New UK data protection law ‘urgently needed’

Security experts called for an urgent review of the law following the loss of the personal information of 25 million Britons by HM Revenue & Customs.

Most damning, they said, was the apparent revelation that the data lost was not encrypted but merely password protected.

“A criminal could break into these files in a matter of minutes,” Simon Davies, a senior visiting fellow at the London School of Economics who specialises in data security, said.

One senior executive at a high street bank called the breach a “fiasco”. He said: “You would never see a bank send data in the slapdash way HMRC did. To say we are disappointed is an understatement”.  Mr Davies called the incident “the final straw and the latest in a long line of fundamental errors at HMRC”.

He called for new legislation that would require bodies that lose information to inform members of the public who are placed at risk.

The Data Protection Act currently does not require companies to notify either the Information Commissioner’s Office or those affected by the loss of data.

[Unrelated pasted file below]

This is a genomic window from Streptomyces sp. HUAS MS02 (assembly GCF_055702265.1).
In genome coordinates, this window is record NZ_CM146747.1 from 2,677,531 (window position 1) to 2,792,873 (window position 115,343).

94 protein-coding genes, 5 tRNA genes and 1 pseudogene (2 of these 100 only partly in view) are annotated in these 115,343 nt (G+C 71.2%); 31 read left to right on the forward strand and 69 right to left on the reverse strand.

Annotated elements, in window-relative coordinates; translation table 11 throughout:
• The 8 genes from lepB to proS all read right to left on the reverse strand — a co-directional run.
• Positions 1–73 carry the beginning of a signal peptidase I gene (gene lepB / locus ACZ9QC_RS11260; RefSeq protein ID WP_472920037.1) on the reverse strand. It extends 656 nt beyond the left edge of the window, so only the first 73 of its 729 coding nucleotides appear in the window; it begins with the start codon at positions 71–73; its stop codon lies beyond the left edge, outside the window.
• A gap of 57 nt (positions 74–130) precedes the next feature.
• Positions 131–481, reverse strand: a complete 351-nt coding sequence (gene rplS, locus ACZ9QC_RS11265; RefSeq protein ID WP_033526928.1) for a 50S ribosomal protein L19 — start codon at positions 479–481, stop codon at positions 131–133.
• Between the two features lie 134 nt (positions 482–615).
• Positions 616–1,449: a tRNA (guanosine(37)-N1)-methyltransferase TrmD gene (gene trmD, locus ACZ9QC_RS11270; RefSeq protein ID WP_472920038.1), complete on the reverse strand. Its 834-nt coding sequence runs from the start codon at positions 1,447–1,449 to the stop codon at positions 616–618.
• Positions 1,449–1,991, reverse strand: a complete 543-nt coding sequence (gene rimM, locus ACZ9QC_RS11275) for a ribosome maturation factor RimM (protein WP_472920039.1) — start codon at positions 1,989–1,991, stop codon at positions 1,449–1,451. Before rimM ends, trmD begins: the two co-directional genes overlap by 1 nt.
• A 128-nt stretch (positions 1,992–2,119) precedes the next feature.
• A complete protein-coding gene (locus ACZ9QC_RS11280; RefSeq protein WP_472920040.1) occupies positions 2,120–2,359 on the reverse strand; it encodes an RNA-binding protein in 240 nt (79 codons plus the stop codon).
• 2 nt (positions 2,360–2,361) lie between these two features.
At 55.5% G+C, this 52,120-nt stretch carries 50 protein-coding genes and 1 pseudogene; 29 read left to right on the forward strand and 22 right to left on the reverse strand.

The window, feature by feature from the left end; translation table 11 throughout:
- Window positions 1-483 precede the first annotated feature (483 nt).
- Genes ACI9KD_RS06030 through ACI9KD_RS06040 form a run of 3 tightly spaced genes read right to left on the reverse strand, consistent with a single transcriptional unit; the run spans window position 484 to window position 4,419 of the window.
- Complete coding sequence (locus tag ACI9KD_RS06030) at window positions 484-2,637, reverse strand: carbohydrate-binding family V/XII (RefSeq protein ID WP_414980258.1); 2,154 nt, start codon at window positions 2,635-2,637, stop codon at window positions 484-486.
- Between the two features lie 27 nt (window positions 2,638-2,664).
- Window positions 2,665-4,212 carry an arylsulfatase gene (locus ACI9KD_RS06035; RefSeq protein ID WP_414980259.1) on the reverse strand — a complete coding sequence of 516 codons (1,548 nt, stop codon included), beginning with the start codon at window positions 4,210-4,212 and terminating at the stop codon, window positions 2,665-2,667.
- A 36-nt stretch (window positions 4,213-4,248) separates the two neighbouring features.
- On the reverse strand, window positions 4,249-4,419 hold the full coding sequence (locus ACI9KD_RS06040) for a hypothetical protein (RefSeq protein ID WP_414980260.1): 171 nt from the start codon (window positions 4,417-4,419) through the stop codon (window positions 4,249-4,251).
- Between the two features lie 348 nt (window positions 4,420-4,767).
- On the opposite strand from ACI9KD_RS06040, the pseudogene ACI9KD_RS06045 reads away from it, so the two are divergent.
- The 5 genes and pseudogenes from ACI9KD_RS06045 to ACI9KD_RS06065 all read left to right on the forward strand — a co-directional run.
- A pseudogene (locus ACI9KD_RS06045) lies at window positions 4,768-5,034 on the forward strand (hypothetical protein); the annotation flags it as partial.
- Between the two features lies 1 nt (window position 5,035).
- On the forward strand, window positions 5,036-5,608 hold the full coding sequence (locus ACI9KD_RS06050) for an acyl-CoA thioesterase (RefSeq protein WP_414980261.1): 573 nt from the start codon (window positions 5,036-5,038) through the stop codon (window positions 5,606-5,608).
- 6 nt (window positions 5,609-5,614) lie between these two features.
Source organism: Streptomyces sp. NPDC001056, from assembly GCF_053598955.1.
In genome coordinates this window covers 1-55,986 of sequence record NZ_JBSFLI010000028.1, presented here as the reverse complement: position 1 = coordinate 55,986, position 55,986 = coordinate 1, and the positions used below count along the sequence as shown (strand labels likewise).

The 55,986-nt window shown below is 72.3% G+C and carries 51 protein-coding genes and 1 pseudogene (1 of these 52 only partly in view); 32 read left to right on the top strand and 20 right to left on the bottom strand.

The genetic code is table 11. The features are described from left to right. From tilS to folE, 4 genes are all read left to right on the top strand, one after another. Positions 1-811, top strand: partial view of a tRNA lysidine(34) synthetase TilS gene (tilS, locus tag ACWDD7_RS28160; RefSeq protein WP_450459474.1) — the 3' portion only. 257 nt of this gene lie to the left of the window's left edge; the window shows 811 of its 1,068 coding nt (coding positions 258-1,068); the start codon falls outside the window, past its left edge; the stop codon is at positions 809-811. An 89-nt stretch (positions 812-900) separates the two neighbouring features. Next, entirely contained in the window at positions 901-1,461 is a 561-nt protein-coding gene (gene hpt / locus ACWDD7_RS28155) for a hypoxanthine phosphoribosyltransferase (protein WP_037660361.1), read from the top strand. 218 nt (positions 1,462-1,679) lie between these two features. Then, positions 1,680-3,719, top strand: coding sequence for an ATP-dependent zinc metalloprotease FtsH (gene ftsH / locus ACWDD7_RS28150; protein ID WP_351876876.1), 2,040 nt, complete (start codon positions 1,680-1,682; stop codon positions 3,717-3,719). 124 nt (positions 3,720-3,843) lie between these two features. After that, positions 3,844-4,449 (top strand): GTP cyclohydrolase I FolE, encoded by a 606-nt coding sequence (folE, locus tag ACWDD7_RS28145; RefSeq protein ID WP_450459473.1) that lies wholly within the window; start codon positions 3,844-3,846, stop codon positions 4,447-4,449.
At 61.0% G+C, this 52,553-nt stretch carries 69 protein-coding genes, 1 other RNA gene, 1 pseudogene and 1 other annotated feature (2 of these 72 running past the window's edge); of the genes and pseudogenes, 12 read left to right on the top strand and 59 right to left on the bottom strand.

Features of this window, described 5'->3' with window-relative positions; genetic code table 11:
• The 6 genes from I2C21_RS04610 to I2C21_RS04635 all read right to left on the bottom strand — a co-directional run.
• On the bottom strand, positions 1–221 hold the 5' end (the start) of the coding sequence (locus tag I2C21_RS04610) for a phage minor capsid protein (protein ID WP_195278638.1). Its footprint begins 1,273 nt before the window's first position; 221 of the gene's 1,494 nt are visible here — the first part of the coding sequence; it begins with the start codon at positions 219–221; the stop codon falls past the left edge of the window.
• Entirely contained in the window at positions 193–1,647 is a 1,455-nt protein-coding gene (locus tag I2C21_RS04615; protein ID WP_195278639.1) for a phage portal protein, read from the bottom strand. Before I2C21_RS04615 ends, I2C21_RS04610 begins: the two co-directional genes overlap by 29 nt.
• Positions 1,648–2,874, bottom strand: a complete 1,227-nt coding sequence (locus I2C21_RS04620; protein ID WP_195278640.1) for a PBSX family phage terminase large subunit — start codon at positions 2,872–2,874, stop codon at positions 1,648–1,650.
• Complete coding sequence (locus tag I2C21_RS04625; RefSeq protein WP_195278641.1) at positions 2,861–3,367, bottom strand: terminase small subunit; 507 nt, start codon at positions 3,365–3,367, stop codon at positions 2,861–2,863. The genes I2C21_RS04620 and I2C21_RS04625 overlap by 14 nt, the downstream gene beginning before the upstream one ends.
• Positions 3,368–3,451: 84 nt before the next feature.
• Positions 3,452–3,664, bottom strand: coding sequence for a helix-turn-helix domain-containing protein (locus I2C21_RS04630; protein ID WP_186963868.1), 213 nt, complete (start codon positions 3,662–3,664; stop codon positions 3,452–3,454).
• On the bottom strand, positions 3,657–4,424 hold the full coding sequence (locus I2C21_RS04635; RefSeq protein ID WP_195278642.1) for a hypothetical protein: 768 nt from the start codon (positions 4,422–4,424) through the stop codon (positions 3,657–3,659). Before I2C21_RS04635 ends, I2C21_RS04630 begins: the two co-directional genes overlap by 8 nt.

In September, a House of Lords committee repeated calls for a data-breach notification law following a report that detailed the findings of an enquiry into internet security.

Figures at the Metropolitan Police and the Information Commissioner’s Office, in part responsible for upholding the DPA, have cautiously supported new measures though they have voiced concerns over who would police them.

Models for legislation would be likely to include California, where organisations are required to inform individuals immediately once they are aware of a loss of data.

Dr Gus Hosein of Privacy International, a non-government body that advocates for data protection laws, said that the UK is “the bad boy in the western world when it comes to data protection. It is the furthest behind”.

He said the UK trails far behind companies such as Germany and Canada on the issue while 34 of America’s 50 states have legislation in place.

 For more see Financial Times Online.


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